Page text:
The Rome Diaries - Week 6
From 2006 to 2011 Paulist Father Tom Holahan served as vice rector of the Paulist
church in Rome. During that time he had the opportunity to spend time exploring the
historic sites of Rome as well as the hidden ones. The blog features excerpts from this
travel diary. A new selection appears each week.
Nov. 25, 2006
In reading news on the Internet, I can more easily find the odd fact. Recently, I came across a story about the discovery of a palimpsest that added hundreds of lines of text to the canon of a semi-famous ancient orator. “Palimpsest” is an odd word because it is directly taken from the Greek word “scraped again.” This well describes the process that leads to a palimpsest: You scrape off the old writing on a medieval vellum manuscript and re-use it. Little did anyone know that the shadow of that original writing would become more valuable than the new inscription! Rome is like a walk-through palimpsest. The idea of preserving the built environment has come only recently to society. (If it weren’t for the sheer awesomeness of the engineering it took to build the Pantheon, it would be gone too.) Most Roman monuments have been “scraped over” a bit; their recycled pieces can be seen in the floors and walls of many Renaissance and Baroque buildings, or their outline, as in the Piazza Navona, which follows the lines of Domitian’s 1st century stadium. In 1929 Musollini scraped off some 18th Century buildings to widen the road and a large ancient Roman temple area was revealed. The name for this famous crossroads, Largo di Torre Argentina, comes from a now unseen medieval tower nicknamed Argentina. Why “Argentina”? Because it is Latin for modern Strasbourg. Why Strasbourg? Because, in 1503, the Strasbourg-born priest and Papal Master of Ceremonies Johannes Burckardt built an eclectic-styled residence there. He eventually connected it to a nearby tower (still buried and below street level) and soon the whole area became known as Torre Argentina. So ancient Rome, Renaissance Rome and a city at the edge of the Empire are all celebrated at once, in one spot.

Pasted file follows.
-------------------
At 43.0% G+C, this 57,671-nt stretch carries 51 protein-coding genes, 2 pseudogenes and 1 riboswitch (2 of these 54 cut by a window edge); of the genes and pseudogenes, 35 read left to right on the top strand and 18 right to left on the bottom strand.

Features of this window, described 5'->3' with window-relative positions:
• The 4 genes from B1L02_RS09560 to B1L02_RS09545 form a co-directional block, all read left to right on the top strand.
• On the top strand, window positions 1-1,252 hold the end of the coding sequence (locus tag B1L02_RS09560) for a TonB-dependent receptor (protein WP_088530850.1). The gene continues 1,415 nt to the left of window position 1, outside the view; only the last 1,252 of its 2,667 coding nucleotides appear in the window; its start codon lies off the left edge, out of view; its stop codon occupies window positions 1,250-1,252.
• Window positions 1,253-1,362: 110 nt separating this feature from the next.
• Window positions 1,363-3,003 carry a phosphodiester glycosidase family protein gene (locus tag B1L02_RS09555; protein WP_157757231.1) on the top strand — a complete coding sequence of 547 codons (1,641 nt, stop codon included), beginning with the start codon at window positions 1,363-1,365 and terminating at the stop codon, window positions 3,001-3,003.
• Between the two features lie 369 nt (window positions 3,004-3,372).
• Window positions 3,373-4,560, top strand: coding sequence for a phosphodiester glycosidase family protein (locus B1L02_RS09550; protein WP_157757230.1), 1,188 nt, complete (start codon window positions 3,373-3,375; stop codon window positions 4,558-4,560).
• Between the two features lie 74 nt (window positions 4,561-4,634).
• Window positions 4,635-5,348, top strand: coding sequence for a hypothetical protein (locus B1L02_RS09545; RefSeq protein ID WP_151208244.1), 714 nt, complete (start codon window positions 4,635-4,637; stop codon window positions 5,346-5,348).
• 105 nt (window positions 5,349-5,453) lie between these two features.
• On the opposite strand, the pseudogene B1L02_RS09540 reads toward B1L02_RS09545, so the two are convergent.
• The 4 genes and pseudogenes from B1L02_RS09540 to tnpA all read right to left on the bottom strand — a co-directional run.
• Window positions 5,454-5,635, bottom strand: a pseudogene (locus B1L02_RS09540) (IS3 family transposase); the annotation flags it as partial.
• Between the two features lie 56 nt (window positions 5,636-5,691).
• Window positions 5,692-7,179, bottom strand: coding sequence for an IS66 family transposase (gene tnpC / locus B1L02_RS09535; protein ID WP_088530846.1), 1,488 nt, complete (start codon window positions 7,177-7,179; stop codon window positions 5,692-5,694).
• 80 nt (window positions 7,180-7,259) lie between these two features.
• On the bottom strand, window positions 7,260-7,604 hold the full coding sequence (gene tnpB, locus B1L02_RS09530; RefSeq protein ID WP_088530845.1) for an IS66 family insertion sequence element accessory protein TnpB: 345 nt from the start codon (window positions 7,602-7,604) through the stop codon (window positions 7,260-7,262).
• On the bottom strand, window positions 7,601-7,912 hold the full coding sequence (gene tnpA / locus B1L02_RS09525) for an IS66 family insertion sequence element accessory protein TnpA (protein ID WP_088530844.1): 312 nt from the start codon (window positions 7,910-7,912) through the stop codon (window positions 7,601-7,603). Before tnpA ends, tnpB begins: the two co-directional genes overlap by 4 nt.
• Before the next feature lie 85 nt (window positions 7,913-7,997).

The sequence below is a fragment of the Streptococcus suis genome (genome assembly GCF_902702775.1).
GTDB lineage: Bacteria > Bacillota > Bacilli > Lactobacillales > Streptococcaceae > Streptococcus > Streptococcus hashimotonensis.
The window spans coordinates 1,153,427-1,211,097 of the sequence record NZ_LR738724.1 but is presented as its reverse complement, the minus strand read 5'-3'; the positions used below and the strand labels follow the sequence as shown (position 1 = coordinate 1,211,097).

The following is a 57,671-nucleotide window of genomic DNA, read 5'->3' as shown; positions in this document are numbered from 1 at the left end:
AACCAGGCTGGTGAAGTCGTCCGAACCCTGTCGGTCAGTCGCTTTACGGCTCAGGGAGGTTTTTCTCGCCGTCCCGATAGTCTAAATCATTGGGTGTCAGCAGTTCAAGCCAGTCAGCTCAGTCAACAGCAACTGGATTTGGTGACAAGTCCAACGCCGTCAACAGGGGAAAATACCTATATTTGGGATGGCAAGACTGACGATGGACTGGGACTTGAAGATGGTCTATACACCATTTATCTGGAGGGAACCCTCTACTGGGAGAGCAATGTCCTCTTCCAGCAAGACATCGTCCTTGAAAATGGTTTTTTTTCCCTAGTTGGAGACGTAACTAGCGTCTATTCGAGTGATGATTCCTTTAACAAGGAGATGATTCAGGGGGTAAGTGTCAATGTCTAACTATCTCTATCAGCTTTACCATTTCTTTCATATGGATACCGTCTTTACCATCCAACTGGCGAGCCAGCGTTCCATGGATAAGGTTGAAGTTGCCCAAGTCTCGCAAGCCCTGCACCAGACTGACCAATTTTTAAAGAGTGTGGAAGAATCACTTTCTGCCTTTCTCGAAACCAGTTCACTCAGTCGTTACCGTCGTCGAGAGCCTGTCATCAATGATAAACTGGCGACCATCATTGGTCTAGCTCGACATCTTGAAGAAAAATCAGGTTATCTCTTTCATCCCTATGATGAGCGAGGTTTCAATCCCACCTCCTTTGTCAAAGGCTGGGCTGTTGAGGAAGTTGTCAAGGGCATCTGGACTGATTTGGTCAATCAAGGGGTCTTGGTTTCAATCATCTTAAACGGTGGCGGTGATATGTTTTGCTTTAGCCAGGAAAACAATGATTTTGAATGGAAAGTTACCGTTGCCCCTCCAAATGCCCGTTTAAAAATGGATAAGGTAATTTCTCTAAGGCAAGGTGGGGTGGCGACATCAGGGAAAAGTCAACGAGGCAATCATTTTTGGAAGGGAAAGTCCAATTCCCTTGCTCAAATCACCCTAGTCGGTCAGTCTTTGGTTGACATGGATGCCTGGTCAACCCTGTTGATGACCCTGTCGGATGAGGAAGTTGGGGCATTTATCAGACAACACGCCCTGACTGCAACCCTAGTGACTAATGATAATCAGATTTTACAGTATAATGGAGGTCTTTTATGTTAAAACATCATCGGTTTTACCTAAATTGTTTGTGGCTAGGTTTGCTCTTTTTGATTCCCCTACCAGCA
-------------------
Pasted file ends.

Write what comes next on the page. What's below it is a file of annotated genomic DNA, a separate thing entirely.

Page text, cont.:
Dec. 3, 2006
More church sightseeing today. I now have maps marking all the main historic churches of Rome. I start halfway up the Via del Corso at Via del Tritone. Santa Maria in Via is all about a miraculous underground spring and the icon that was found on September 26, 1256 when its well overflowed. I sip some of the water, still served to all pilgrims, and then go to nearby San Silvestro in Capite. That last part stands for their most famous relic, the head of John the Baptist. It lies there dark and wrinkled in the first chapel on the left. But I am most happy to see how well preserved the church art is, at least until I talk to the Irish priest on duty. He says that the underground water in the area has ruined the late Baroque stucco on the ceiling. I say that it is holy water, I had just had a cup of it in Santa Maria in Via. “It may be holy there,” he says, “but it’s a holy terror here!”